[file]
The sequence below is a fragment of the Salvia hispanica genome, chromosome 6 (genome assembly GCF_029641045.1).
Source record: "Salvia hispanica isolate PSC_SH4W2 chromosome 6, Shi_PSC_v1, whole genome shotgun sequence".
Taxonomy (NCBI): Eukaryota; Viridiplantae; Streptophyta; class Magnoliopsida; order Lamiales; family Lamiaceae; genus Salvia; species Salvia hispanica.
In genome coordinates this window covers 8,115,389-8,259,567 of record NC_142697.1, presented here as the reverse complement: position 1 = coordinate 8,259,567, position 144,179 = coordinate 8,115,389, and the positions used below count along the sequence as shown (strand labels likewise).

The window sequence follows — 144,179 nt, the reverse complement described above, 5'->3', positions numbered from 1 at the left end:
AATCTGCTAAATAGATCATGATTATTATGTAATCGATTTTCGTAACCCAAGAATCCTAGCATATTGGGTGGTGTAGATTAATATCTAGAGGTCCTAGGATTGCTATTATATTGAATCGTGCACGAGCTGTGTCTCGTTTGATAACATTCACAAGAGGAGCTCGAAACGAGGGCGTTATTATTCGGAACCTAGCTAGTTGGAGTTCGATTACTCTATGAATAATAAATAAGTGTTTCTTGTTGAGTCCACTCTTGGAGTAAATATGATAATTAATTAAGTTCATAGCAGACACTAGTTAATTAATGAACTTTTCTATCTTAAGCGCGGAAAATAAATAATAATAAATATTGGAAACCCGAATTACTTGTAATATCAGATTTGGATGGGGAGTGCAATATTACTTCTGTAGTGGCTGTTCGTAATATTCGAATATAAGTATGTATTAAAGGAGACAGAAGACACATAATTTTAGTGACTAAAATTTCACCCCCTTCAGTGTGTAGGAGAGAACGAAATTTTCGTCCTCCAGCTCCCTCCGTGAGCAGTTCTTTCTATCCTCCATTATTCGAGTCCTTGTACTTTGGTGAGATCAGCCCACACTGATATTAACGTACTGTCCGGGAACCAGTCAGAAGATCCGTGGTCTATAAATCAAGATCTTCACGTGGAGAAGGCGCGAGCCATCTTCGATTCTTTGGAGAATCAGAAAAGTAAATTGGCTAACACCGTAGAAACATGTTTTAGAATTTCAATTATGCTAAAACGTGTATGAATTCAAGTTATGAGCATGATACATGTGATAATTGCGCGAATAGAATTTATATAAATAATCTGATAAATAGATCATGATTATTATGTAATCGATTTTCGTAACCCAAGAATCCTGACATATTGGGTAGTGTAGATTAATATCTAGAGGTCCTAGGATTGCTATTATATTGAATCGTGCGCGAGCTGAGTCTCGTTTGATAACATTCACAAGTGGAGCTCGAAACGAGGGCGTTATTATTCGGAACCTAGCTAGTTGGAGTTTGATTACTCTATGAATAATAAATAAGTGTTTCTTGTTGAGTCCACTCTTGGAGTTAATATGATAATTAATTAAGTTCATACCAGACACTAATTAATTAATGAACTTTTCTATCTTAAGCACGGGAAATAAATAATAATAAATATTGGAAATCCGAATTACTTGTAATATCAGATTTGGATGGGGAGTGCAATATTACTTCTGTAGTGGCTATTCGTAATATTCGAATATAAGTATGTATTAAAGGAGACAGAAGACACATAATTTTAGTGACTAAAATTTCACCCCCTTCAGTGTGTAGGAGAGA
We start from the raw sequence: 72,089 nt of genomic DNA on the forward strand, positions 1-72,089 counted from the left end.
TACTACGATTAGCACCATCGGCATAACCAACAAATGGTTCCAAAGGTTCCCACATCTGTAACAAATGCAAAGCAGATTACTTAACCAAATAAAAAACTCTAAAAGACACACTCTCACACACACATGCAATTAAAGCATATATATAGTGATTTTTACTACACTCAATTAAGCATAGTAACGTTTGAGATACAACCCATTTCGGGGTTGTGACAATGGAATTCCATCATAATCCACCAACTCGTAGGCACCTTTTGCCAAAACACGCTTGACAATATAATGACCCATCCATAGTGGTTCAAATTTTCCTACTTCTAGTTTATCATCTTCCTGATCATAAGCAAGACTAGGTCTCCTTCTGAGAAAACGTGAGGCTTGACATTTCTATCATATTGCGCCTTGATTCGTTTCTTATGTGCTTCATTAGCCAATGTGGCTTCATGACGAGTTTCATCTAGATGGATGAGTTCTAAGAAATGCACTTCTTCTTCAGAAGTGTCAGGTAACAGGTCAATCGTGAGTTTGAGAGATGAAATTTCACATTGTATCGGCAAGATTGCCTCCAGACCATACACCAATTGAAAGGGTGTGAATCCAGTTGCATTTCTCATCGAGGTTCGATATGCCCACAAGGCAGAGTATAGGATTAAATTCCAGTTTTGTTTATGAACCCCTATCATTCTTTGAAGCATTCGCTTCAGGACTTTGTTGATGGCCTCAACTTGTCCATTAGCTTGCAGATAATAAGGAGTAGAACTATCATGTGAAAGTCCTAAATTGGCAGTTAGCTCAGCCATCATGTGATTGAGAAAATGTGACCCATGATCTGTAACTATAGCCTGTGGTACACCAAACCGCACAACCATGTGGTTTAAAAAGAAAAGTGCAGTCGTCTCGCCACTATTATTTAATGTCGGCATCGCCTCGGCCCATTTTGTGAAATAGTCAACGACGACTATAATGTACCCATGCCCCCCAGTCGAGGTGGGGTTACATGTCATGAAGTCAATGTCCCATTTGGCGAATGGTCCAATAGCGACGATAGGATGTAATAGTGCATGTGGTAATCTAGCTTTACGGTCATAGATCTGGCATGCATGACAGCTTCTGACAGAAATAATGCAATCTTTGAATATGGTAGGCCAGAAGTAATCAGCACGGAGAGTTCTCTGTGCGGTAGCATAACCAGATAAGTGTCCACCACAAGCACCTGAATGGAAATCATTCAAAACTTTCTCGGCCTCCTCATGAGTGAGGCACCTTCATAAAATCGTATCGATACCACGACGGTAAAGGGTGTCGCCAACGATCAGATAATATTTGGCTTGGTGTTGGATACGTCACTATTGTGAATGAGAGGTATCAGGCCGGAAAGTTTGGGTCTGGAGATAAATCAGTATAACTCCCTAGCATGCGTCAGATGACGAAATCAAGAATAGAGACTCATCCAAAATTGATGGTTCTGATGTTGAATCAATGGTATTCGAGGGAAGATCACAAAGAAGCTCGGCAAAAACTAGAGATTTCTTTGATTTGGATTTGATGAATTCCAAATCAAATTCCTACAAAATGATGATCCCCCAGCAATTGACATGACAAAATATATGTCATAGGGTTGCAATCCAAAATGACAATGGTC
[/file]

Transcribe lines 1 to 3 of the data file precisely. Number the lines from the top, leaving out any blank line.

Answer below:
The sequence below is a fragment of the Salvia hispanica genome, chromosome 6 (genome assembly GCF_029641045.1).
Source record: "Salvia hispanica isolate PSC_SH4W2 chromosome 6, Shi_PSC_v1, whole genome shotgun sequence".
Taxonomy (NCBI): Eukaryota; Viridiplantae; Streptophyta; class Magnoliopsida; order Lamiales; family Lamiaceae; genus Salvia; species Salvia hispanica.